=r
β
x
obtained taking into account,
differently from the widely used approaches, nonlinearities due to tyre-road
interactions and to slip angles, together with the load transfers (2) .

0xf
=
)(

The analysis of the eigenvalues of the linearized system allows to evaluate the
stability properties of the equilibrium points.
In order to find the zeros of Eq. (3) a numerical procedure is recursively adopted
using as initial guesses all the possible pair of values (β, r) with β and r varying in the
range (-5,5) in step of 0.5.
Solutions characterized by a positive value of the vertical load on one or more tyres
are discharged, not being this condition acceptable for the vehicle model (loss of
contact).
Equation (3) is then numerically linearized by computing its jacobian matrix in the
neighbourhood of each found solution and the eigenvalues of the matrix are analyzed
so qualifying the nature of the equilibrium point: stable node, unstable node, stable
focus, unstable focus, saddle point.
With the aim to verify some of the found solutions, the non linear Eq. (3) is then
step by step time integrated, by Runge-Kutta method, starting from suitable initial
conditions; moreover step by step time integration allows to plot phase trajectories.
3.2 Handling diagram method
In normal working conditions of a vehicle performing a steady state lateral
manoeuvre it is possible to suppose little steering angles and longitudinal velocity
much greater than other velocity components ( U >> V and U >> rt/2 ); as a
consequence the slip angles of the two wheels of the same axle can be assumed equal.
In steady state conditions, neglecting the term 

 


as commonly can be
found in literature [9], Eq. (1) become:


where Fy
i
= Fy
i1
+ Fy
i2
. Eq. (7) describe the steady state motion conditions for a non-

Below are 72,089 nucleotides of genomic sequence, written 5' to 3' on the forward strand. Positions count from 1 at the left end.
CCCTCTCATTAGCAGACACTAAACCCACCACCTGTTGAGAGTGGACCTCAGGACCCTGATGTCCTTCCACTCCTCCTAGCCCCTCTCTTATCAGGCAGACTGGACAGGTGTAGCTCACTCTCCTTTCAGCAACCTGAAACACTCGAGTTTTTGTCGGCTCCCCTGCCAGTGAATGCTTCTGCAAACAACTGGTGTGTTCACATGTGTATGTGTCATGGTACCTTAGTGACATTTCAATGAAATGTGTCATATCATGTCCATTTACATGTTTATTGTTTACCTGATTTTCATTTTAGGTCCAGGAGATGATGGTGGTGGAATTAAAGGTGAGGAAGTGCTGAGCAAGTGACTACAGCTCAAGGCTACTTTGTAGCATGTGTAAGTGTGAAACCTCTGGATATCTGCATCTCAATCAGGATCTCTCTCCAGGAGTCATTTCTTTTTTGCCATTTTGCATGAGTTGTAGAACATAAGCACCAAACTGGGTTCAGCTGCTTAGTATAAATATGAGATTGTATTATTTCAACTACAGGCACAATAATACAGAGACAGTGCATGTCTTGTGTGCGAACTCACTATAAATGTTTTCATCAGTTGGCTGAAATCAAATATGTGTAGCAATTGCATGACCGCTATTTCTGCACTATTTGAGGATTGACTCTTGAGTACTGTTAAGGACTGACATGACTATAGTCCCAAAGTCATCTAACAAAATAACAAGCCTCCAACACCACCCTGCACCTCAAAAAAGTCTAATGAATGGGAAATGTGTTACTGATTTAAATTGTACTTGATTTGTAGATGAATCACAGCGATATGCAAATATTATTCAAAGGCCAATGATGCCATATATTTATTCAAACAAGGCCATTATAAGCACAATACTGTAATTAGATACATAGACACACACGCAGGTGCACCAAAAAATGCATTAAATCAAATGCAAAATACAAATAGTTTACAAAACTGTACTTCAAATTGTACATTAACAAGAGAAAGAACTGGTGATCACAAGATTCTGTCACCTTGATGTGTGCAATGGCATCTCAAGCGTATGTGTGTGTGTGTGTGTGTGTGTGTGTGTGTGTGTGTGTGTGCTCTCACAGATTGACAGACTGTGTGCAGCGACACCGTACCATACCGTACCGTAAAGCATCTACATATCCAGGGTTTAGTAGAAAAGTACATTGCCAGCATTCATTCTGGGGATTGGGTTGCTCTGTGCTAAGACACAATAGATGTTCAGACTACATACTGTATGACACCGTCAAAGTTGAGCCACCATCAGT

linear bicycle vehicle model.
By means of proper equations which take into account suspensions parameters (e.g.
roll stiffness, roll centre) and vehicle geometry [10], it is possible to obtain the lateral
load transfers law of each axle as a function of the correspondent axle lateral load.
At this point, for each value of the axle lateral force, it is possible to find the
corresponding value of the load transfer; two interaction curves (for the two tyres of an
axle) correspond to each load transfer and their sum curve will be considered in the
following.
On this sum curve, the slip angle value of the tyres of an axle that allows to generate
two forces whose sum is equal to the desired value of the lateral axle force, is
detectable.
Slip angle and axle lateral force, estimated by means of the described procedure,
characterize a point of the so called "Effective Axle Cornering Characteristic".
Iterating this process for different values of the axle lateral force it is possible to build,
point by point, the whole Effective Axle Cornering Characteristic (Figure 3). It is
important to highlight that these curves are usually represented in non-dimensional
form obtained dividing them by the vertical static load acting on each axle.
Figure 3. The thick curve (Front effective axle cornering characteristic for Kϕ1=10000 Nm/rad) has been built
point by point by means of the thin curves corresponding to the sum of the interaction curves for different load
transfers.
The solution of the motion equations system (7), representing the steady state
equilibrium conditions, can be found by means of a graphic method: the "handling
diagram" [6] which gives the possibility to analyze, in a phase plane, the steady state
equilibrium of a non-linear bicycle model.
To build handling diagram it is necessary to manipulate properly Eq. (7), obtaining:
( ) ( )
[ ]
( ) ( )
mga
ba
F
mgb
ba
F
g
A
bag
U
g
A
yy
y
y
+
=
+
=
+
=
)()(
2211
21
2
αα
ααδ
(8)
In the so called “handling diagram” phase plane, each vehicle equilibrium point
corresponds (Figure 4) to the intersection point between the curves defined in Eq.(8).
The first equation of the (8) is represented in that plane by a straight line with
parameters δ and U setting position and inclination of the line and it is characteristic of
the manoeuvre. The second curve depends on axle effective and on the vehicle
constructive characteristics.
Figure 4. Handling diagram.
3.3 Some considerations about the two methods
In Figure 4 two equilibrium points can be seen, however nothing can be said on the
nature of such points observing the only handling diagram.
Merging the two methods, much more can be said about the found equilibrium
points, as noticeable from Figure 5.
Figure 5. Results of the merge of numerical and graphical method.
The characteristic curves have been reconstructed point by point thanks to the phase
plane method feeding it with a great number of different pairs (U, δ) and saving, for all
equilibrium positions, the quantities (α
1
α
2
) and (a
y
/g).
A good correspondence between numerical and graphic solutions may be noticed;
the little differences between the results provided by the two methods occur only in